Again, we see evidence of a long-term market trend that exceeds the 25-year definition for “secular” trends and might therefore be defined as an 80-year-old, “super-secular” trend in the price of gold.
• Over the past 80 years, the price of gold as measured in paper dollars has sometimes increased dramatically (in primary bull markets), sometimes fallen dramatically (in primary bear markets), and sometimes stagnated for extended periods. But, depending on whether you want to calculate from A.D. 1933, A.D. 1971, or A.D. 2000, the price of gold has increased, on average, between 30% and 90% per year (as compared to its starting price) over a “secular trend” period of 13-years and two “super-secular” trends lasting up to 80 years. So far.
Yes, the price of gold has fallen from its $1,900 peak in 2011 to $1,370 today. That’s a mind-numbing fall of almost 30% in 2 years. But it’s only a 2-year primary trend and only one component in each of the three, longer secular and super-secular trends in the price of gold.
These three secular and super-secular trends represent the fundamentals in gold and they’ve all been bullish for up to 80 years.
• What are those “fundamentals”?
The 80-year, super-secular rise in the price of gold isn’t evidence of a conventional “bull market” in the sense of ordinary commodities or stocks. Instead, it’s evidence of the declining value of the fiat dollar. Fiat dollars are the “fundamental” that drives the price of gold.
Gold isn’t going up based simply on conventional notions of supply and demand. Supply and demand play a part in the price of gold, but the primary motivator is the fiat dollar’s loss of public confidence. Gold rises in the secular and super-secular trends to reflect that loss.
There’s no evidence, and virtually no reason to imagine, that the value of the fiat dollar will ever again increase significantly. Therefore, insofar as all evidence and common sense says the dollar will continue to depreciate, it follows that the price of gold will, on average, continue along the secular and super-secular trend lines illustrated in the following graph, until the fiat dollar dies.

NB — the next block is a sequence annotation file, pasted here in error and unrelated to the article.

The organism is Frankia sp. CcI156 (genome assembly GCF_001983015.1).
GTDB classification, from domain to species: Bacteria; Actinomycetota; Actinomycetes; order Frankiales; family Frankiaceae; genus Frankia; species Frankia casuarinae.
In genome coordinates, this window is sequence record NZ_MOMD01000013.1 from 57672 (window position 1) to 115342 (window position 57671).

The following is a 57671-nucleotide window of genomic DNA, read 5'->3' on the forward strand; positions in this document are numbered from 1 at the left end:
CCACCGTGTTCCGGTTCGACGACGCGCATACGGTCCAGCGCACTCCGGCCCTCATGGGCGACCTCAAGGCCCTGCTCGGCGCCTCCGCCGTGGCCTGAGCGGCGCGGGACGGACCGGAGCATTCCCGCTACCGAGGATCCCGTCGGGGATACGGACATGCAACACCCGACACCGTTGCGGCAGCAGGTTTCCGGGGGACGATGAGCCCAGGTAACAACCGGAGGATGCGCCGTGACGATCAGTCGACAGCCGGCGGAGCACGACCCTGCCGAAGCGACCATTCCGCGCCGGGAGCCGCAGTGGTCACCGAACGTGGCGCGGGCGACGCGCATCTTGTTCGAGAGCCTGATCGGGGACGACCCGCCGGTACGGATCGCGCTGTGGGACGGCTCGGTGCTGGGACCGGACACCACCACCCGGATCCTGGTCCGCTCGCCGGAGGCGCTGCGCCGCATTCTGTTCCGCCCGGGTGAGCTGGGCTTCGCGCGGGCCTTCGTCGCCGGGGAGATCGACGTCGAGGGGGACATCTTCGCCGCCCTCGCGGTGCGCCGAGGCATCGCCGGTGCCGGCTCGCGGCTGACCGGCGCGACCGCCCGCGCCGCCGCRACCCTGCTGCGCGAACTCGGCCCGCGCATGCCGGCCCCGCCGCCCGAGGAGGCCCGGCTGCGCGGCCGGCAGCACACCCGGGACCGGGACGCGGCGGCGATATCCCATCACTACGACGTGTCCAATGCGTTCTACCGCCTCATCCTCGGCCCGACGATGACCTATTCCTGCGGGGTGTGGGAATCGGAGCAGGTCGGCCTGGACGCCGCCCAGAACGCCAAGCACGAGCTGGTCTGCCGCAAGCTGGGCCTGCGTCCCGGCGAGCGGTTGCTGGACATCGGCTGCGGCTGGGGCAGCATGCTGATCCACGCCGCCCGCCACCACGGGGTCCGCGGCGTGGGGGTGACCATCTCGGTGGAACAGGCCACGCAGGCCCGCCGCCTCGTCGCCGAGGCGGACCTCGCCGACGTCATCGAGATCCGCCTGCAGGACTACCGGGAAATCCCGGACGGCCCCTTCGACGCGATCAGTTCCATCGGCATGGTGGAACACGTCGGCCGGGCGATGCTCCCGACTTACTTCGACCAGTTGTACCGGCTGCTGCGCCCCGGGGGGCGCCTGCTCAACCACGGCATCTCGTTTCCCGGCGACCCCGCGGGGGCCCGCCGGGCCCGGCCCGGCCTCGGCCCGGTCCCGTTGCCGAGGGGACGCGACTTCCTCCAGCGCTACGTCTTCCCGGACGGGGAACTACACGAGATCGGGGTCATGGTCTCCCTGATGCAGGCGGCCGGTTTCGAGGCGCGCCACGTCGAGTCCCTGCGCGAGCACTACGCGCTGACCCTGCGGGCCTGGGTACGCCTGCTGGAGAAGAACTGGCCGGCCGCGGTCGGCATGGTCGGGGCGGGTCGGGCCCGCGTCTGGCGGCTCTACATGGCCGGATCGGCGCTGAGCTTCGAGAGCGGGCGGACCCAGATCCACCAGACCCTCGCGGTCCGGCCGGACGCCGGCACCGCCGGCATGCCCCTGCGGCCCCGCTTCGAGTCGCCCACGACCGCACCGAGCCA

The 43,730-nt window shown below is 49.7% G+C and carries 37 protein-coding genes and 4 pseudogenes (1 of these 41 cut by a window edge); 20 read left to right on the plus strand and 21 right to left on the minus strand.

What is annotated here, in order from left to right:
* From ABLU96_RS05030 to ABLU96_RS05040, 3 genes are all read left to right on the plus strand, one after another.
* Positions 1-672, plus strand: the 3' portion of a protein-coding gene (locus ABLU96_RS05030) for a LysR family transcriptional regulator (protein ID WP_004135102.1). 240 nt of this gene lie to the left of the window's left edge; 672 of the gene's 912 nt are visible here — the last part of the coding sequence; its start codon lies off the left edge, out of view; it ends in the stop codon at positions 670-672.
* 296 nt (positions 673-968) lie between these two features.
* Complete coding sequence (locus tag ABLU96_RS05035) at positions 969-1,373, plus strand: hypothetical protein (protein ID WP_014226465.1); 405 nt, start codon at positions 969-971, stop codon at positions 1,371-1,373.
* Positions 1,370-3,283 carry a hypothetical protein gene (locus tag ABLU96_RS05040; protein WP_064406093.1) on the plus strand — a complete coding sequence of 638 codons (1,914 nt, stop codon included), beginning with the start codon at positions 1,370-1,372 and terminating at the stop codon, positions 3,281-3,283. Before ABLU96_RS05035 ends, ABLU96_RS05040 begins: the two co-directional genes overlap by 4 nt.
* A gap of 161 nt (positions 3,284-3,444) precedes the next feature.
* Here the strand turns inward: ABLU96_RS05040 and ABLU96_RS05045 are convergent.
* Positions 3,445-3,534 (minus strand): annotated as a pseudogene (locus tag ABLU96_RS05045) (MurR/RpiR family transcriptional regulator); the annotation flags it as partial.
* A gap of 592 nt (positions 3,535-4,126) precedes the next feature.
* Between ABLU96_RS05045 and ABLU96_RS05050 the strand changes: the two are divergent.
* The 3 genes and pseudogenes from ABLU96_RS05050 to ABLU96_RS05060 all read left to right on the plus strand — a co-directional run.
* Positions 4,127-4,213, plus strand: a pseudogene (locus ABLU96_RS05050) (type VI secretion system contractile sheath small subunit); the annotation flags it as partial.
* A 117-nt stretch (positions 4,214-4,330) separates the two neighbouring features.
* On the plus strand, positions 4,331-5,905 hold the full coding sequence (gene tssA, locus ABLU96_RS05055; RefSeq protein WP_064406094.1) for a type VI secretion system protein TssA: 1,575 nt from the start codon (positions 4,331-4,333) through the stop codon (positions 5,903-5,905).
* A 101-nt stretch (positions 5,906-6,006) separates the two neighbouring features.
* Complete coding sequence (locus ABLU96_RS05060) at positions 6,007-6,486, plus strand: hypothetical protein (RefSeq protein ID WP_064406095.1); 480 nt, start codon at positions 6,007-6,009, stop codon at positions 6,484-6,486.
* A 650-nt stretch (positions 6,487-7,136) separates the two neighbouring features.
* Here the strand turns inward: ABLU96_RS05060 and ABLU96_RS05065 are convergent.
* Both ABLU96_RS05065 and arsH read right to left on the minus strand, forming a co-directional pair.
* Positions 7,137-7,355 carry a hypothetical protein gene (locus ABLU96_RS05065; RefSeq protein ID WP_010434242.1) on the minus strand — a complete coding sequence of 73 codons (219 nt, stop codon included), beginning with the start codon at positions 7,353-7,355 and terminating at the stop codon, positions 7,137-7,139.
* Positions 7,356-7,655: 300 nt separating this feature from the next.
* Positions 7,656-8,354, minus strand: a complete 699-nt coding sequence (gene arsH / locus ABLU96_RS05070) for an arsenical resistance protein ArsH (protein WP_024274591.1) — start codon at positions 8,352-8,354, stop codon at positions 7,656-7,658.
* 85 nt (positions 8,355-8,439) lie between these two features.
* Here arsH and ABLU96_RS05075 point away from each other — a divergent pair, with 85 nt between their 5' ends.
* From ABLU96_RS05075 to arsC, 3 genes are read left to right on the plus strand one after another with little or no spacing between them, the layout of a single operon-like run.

Yes, the graph is simplistic. Yes, the graph omits the 23-month decline in the price of gold from $1,900 to $1,370 and also omits the various ups and downs that characterized each of these “trend lines”. But, even so, the graph still illustrates that, despite all of the ups and downs in the price of gold, the fundamental secular and super-secular relationship between gold and fiat dollars remains bullish–and has been so for 80 years. Every time the fiat dollar suffers another major crisis and is shown, again, to have become worth less, the price of gold rises. This rise will persist so long as we rely on fiat dollars.
Again, this rise isn’t evidence of a conventional “bull market” in gold. It’s evidence that the fiat dollar is dying in its own super-secular, 80-year, bear market.
The fiat dollar’s death is concealed by a variety of market manipulations and reminds me of Weekend At Bernie’s—a 1989 comedy about two young guys trying to conceal their boss’s (Bernie’s) death. The movie was based on a funny premise, but no matter how many gags made Bernie seem alive, the central fact remained that Bernie was dead and wouldn’t be reanimated in this life. Similarly, the fiat dollar is dead (intrinsically worthless) and although an endless series of “gags” by the Federal Reserve of US gov-co can make the fiat dollar seem to “alive,” it’s dead and won’t be revived in this economy.
There’s nothing to suggest that the secular and super-secular trends in gold have ended or are even close to ending. So long as the fundamental remains that fiat dollars are being issued by the Federal Reserve, the price of gold will rise. That price will go up sometimes. Sometimes it’ll go down. But, long-term, so long as we have fiat dollars, the secular and super-secular price of gold will rise.